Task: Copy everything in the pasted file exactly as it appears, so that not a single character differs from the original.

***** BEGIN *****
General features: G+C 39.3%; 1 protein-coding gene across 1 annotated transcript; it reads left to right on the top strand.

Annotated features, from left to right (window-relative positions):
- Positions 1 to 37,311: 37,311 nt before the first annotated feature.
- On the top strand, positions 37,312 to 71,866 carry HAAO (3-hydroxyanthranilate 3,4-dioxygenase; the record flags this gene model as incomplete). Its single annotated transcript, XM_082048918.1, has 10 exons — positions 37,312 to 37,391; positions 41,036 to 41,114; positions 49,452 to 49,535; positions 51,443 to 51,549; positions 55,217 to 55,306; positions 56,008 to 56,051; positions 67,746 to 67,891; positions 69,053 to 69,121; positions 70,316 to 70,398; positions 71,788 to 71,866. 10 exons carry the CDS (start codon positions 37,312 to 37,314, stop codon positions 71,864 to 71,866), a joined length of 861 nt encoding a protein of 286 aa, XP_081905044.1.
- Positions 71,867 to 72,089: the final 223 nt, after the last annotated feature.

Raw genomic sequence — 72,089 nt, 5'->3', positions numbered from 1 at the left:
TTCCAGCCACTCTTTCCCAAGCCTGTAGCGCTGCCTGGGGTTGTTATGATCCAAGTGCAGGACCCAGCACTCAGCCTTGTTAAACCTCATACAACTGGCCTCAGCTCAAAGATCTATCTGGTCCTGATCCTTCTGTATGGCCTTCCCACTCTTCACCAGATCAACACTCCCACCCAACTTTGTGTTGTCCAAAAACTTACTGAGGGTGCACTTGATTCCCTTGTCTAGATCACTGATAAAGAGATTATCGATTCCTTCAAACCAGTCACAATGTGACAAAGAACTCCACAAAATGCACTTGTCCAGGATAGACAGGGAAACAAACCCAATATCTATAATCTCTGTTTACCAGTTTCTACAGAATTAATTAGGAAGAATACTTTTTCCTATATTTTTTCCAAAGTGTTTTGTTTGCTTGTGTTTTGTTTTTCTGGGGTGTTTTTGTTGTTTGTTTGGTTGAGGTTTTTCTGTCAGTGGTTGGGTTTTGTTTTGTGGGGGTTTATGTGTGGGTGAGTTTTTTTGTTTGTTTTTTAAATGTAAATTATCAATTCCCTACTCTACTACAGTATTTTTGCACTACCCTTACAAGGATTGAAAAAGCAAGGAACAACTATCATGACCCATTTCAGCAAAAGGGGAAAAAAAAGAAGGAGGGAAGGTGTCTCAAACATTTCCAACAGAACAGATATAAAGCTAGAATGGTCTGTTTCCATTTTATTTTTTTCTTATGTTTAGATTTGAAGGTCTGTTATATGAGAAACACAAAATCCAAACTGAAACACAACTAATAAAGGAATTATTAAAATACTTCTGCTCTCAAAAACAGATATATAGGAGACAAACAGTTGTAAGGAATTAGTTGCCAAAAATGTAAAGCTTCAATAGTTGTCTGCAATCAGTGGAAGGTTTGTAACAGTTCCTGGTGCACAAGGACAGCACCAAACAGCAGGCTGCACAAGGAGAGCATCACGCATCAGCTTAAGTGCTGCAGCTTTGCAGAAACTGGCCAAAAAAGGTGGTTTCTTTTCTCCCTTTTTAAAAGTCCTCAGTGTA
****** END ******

General features: G+C 39.3%; 1 protein-coding gene across 1 annotated transcript; it reads left to right on the top strand.

Annotated features, from left to right (window-relative positions):
- Positions 1 to 37,311: 37,311 nt before the first annotated feature.
- On the top strand, positions 37,312 to 71,866 carry HAAO (3-hydroxyanthranilate 3,4-dioxygenase; the record flags this gene model as incomplete). Its single annotated transcript, XM_082048918.1, has 10 exons — positions 37,312 to 37,391; positions 41,036 to 41,114; positions 49,452 to 49,535; positions 51,443 to 51,549; positions 55,217 to 55,306; positions 56,008 to 56,051; positions 67,746 to 67,891; positions 69,053 to 69,121; positions 70,316 to 70,398; positions 71,788 to 71,866. 10 exons carry the CDS (start codon positions 37,312 to 37,314, stop codon positions 71,864 to 71,866), a joined length of 861 nt encoding a protein of 286 aa, XP_081905044.1.
- Positions 71,867 to 72,089: the final 223 nt, after the last annotated feature.

Raw genomic sequence — 72,089 nt, 5'->3', positions numbered from 1 at the left:
TTCCAGCCACTCTTTCCCAAGCCTGTAGCGCTGCCTGGGGTTGTTATGATCCAAGTGCAGGACCCAGCACTCAGCCTTGTTAAACCTCATACAACTGGCCTCAGCTCAAAGATCTATCTGGTCCTGATCCTTCTGTATGGCCTTCCCACTCTTCACCAGATCAACACTCCCACCCAACTTTGTGTTGTCCAAAAACTTACTGAGGGTGCACTTGATTCCCTTGTCTAGATCACTGATAAAGAGATTATCGATTCCTTCAAACCAGTCACAATGTGACAAAGAACTCCACAAAATGCACTTGTCCAGGATAGACAGGGAAACAAACCCAATATCTATAATCTCTGTTTACCAGTTTCTACAGAATTAATTAGGAAGAATACTTTTTCCTATATTTTTTCCAAAGTGTTTTGTTTGCTTGTGTTTTGTTTTTCTGGGGTGTTTTTGTTGTTTGTTTGGTTGAGGTTTTTCTGTCAGTGGTTGGGTTTTGTTTTGTGGGGGTTTATGTGTGGGTGAGTTTTTTTGTTTGTTTTTTAAATGTAAATTATCAATTCCCTACTCTACTACAGTATTTTTGCACTACCCTTACAAGGATTGAAAAAGCAAGGAACAACTATCATGACCCATTTCAGCAAAAGGGGAAAAAAAAGAAGGAGGGAAGGTGTCTCAAACATTTCCAACAGAACAGATATAAAGCTAGAATGGTCTGTTTCCATTTTATTTTTTTCTTATGTTTAGATTTGAAGGTCTGTTATATGAGAAACACAAAATCCAAACTGAAACACAACTAATAAAGGAATTATTAAAATACTTCTGCTCTCAAAAACAGATATATAGGAGACAAACAGTTGTAAGGAATTAGTTGCCAAAAATGTAAAGCTTCAATAGTTGTCTGCAATCAGTGGAAGGTTTGTAACAGTTCCTGGTGCACAAGGACAGCACCAAACAGCAGGCTGCACAAGGAGAGCATCACGCATCAGCTTAAGTGCTGCAGCTTTGCAGAAACTGGCCAAAAAAGGTGGTTTCTTTTCTCCCTTTTTAAAAGTCCTCAGTGTA